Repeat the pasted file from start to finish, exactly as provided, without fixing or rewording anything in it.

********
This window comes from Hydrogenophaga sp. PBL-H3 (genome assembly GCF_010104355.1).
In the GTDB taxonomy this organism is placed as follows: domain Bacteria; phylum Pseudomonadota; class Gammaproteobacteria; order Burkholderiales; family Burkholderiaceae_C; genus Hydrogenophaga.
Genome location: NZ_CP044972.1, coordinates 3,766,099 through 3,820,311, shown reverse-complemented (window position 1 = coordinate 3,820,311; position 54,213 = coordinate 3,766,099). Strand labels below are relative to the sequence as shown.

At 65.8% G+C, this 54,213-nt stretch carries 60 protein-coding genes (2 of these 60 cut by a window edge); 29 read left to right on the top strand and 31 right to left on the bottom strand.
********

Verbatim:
This window comes from Hydrogenophaga sp. PBL-H3 (genome assembly GCF_010104355.1).
In the GTDB taxonomy this organism is placed as follows: domain Bacteria; phylum Pseudomonadota; class Gammaproteobacteria; order Burkholderiales; family Burkholderiaceae_C; genus Hydrogenophaga.
Genome location: NZ_CP044972.1, coordinates 3,766,099 through 3,820,311, shown reverse-complemented (window position 1 = coordinate 3,820,311; position 54,213 = coordinate 3,766,099). Strand labels below are relative to the sequence as shown.

At 65.8% G+C, this 54,213-nt stretch carries 60 protein-coding genes (2 of these 60 cut by a window edge); 29 read left to right on the top strand and 31 right to left on the bottom strand.